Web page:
Face transplantation is a novel procedure that has been performed for patients with debilitating facial injuries caused by burns, blast injuries, and animal bites as well as disfiguring diseases such as neurofibromatosis.

Two significant findings of this survey were the long duration of surgery and anesthesia (median 19 hours) as well as the high blood loss. A median of 20 U of packed red blood cells, 13 U of FFP, 2 platelet units, and 13 L of crystalloid was administered.

Most cases followed a similar course: The procedure began with several surgical teams working in parallel while performing microsurgical dissection of the recipient's facial structures. Most patients had previously undergone multiple reconstructive procedures. Thus, the vascular structures and nerve supply can be severely distorted, requiring time-consuming planning.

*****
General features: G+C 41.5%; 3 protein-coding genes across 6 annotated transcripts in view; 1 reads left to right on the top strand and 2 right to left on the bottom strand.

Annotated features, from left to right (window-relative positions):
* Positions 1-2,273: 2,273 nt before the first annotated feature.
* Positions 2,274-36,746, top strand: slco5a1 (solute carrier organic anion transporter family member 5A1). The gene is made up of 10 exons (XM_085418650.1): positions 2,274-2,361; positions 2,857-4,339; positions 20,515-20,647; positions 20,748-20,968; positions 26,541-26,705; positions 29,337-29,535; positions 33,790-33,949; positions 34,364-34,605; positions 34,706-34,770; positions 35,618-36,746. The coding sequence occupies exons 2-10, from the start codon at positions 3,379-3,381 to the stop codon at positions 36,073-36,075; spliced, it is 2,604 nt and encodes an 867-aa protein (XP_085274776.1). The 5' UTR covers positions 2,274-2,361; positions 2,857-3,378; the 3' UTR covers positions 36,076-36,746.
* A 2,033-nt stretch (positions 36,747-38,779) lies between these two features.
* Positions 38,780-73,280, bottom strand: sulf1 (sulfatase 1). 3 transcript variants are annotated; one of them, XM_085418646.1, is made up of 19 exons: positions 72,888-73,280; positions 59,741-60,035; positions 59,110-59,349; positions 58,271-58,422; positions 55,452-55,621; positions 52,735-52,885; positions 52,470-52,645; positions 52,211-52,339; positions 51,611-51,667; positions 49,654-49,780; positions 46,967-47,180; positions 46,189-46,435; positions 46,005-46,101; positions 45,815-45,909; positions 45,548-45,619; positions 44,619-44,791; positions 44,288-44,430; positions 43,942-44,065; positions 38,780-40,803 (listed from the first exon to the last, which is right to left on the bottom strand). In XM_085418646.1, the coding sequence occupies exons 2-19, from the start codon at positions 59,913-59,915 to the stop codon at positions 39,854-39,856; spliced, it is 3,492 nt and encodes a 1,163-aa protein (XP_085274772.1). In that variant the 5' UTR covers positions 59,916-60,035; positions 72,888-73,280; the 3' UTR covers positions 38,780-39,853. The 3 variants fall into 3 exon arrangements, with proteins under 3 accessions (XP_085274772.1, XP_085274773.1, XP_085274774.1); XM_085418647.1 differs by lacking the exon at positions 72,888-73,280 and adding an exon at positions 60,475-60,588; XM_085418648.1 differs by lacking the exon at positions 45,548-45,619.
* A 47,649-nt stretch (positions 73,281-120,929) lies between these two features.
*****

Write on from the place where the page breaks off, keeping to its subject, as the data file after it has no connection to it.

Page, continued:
The next stage of surgery included reperfusion of the donor facial graft. This marked the onset of blood loss in most cases. Several factors may have contributed: after 1-sided arterial and/or venous anastomosis of the graft, the contralateral side was often allowed to bleed to allow for graft inflow pressure equilibration, vasodilatation, and discharge of preserving solutions as well as other compounds that may have been used for allograft perfusion (tissue plasminogen activator, heparin, etc). In most cases, 4 vascular anastomoses were completed, which is twice the number of the typical microsurgical reconstructive case, thereby accounting for the long duration of this phase. Anesthesia teams reported that it was difficult to recognize the extent of blood loss during this phase in a timely manner. Factors such as bleeding into folded drapes and poor visibility of the surgical site for the anesthesia team were reported.